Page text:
Winter Fishtival January 3: Marine Mammals

Marine Mammals

 

Join the Seattle Aquarium for Winter Fishtival, where we’ll feature different sea animals and fun activities each day. Our focus on January 3 will be marine mammals: river otters, sea otters, northern fur seals and harbor seals. (Be sure to come visit our harbor seals when they return to the Aquarium for the opening of our new harbor seal exhibit in June!) There’s lot to learn—and love—about these charming creatures. See below for a few interesting facts, then come to the Aquarium to learn more!

 

Marine Mammals

River otters
How do you tell the difference between a river otter and a sea otter? River otters are smaller than sea otters (males average 20–30 pounds and 3–5 feet in length; females are slightly smaller). And, unlike sea otters, river otters are adapted to living on land. They’re nimble runners but their streamlined bodies, pointed tails and webbed toes make them fast swimmers as well.

 

Aniak

Sea otters
Unlike most other marine mammals, sea otters don’t have a thick blubber layer to help them stay warm. Instead they rely on air trapped in their incredibly dense fur: on average, a square inch of sea otter fur contains approximately 500,000 hairs—about the same number of hairs as two or three human heads. To maintain the fur’s insulating qualities, sea otters frequently groom. They roll in the water to rinse off food scraps and debris; then rub, comb and rake the fur with their forepaws; then roll in the water again to blow air bubbles into their fur.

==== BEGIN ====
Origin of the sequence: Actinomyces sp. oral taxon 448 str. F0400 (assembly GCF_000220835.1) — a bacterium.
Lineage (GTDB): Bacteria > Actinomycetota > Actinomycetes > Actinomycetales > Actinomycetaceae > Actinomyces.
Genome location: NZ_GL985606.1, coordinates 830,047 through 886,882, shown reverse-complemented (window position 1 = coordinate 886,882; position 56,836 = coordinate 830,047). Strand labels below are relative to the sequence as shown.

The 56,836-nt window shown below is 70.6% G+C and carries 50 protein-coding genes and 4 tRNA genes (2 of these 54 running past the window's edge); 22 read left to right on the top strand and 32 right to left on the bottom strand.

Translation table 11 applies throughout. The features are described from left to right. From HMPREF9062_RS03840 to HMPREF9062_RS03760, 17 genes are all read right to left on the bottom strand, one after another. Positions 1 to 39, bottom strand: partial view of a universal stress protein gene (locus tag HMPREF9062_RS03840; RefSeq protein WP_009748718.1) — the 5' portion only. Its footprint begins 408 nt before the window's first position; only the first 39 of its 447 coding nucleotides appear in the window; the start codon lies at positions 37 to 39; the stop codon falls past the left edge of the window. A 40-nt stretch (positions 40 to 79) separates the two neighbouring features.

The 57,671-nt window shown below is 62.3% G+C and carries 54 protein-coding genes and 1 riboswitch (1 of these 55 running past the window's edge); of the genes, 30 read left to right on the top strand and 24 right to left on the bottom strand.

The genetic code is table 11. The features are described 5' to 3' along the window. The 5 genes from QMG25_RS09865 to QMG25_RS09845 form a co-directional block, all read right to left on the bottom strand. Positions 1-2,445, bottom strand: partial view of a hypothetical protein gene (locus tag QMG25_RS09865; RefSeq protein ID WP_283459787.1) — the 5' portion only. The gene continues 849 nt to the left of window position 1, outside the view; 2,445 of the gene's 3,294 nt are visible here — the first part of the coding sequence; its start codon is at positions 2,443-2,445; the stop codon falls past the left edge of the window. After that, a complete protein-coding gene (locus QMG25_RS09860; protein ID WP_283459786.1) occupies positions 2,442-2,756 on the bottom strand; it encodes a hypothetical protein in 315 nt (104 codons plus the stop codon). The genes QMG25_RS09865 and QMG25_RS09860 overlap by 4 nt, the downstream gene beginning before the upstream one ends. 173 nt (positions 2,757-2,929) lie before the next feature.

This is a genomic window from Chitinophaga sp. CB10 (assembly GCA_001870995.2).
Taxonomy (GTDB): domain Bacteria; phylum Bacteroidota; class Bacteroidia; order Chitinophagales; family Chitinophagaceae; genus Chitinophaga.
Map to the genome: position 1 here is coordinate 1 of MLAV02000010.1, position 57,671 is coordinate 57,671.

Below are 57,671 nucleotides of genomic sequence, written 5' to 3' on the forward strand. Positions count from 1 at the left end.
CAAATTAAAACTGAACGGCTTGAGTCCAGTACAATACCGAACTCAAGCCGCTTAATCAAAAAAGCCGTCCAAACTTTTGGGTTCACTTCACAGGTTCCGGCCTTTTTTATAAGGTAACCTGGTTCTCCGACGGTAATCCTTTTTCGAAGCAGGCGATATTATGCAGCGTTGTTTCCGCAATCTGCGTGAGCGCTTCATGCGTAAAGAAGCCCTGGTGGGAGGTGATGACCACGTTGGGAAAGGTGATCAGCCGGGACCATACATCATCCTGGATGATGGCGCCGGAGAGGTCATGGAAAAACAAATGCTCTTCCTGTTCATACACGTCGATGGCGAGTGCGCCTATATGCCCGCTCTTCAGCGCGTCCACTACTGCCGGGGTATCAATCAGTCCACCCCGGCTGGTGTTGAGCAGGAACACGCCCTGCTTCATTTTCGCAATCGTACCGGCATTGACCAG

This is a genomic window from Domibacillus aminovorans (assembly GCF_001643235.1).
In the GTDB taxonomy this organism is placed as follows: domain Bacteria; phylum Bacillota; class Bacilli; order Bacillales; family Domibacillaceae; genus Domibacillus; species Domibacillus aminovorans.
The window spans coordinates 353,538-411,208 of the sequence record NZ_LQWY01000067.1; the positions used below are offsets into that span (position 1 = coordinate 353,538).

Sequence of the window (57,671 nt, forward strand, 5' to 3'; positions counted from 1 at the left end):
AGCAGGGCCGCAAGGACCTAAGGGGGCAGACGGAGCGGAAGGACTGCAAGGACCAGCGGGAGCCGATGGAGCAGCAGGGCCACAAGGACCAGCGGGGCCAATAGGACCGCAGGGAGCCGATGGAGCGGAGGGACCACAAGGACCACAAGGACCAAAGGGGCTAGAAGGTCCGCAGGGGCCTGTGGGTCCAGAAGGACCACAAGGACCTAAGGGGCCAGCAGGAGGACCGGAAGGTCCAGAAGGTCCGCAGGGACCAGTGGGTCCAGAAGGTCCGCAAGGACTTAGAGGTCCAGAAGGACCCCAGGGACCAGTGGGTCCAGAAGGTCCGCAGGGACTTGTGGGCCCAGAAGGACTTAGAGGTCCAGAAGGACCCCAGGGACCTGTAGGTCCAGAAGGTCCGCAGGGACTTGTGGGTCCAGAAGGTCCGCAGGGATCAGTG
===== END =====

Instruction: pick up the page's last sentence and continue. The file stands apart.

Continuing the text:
Woody

Northern fur seals
Like harbor seals, fur seals have a thick blubber layer that provides insulation and enhances buoyancy. But fur seals also stay warm with the help of trapped air in their thick fur (approximately 300,000 hairs per square inch). Fur seals and sea lions are referred to as “walking seals” because they can achieve four-legged movement when they rotate their rear flippers forward and extend their front flippers. Male fur seals are four to five times larger than females; one of the greatest size differentials of any mammal.

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